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ATLANTA -- A study by the Centers for Disease Control and Prevention found that out of 67,404 beer, wine and liquor advertising spots in 104 markets, 49 percent of them were aired during youth-oriented programs, reported The Associated Press.
The findings go against a self-imposed regulation initiated in 2003 by beer and liquor companies that stated that advertisements would not be run in any radio program where 30 percent or more of the audience is under the legal drinking age of 21.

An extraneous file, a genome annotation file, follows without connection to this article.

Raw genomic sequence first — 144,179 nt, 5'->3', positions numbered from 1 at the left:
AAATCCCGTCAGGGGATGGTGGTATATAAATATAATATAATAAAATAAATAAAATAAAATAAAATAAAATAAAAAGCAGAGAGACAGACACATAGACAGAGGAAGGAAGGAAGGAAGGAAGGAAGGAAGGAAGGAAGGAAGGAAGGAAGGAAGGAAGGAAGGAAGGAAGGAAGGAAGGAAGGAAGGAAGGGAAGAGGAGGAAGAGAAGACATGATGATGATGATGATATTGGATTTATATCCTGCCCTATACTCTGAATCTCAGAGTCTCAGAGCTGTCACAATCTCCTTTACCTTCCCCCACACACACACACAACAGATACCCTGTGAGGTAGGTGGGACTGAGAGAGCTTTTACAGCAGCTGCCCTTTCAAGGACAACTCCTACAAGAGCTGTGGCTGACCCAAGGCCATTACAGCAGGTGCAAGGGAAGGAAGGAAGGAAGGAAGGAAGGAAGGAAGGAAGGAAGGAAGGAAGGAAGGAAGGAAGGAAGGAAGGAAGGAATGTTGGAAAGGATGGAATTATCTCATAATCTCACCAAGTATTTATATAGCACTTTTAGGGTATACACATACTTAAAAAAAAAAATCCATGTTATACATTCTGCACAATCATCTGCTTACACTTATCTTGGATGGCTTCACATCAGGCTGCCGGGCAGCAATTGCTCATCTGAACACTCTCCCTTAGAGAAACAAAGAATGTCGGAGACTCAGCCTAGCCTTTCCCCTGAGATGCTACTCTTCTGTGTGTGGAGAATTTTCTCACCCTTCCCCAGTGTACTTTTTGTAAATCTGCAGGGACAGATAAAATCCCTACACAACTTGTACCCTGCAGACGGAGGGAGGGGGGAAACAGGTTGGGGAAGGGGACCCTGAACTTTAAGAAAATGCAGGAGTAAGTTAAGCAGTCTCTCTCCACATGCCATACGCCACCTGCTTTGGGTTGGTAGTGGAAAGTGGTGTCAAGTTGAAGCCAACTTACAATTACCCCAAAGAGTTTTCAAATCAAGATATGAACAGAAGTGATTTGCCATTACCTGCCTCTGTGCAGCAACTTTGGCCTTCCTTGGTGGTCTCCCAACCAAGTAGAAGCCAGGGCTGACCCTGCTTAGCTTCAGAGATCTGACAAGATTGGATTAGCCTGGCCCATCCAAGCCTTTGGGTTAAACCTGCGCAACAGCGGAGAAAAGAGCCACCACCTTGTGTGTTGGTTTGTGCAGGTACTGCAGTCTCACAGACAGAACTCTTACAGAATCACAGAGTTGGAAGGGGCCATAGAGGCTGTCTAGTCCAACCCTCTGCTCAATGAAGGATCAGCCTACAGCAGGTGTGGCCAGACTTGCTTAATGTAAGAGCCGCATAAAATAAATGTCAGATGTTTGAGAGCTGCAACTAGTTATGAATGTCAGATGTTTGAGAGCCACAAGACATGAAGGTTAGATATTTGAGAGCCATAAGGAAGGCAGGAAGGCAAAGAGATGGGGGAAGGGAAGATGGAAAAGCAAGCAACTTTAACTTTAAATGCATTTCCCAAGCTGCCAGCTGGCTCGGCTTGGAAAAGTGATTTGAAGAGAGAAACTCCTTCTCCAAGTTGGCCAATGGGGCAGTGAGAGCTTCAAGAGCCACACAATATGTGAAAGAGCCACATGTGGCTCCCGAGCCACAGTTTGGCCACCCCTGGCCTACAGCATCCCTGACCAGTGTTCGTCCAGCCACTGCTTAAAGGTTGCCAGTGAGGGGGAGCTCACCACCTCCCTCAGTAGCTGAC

The study -- which also found that alternative rock and hip-hop programs had the largest percentage of alcohol-based advertising -- was the first to be conducted since the ban in that year, according to the AP report.
Industry officials are opposing the study, which collected data in Summer 2004, less than a year after the regulation was enforced, arguing that long-standing advertising contracts were not yet expired at the time the study was being conducted, the AP reported.
The study focused on the top 25 brands of alcoholic beverages with the most radio spending. Arbitron Ratings information was used to find the audience demographics.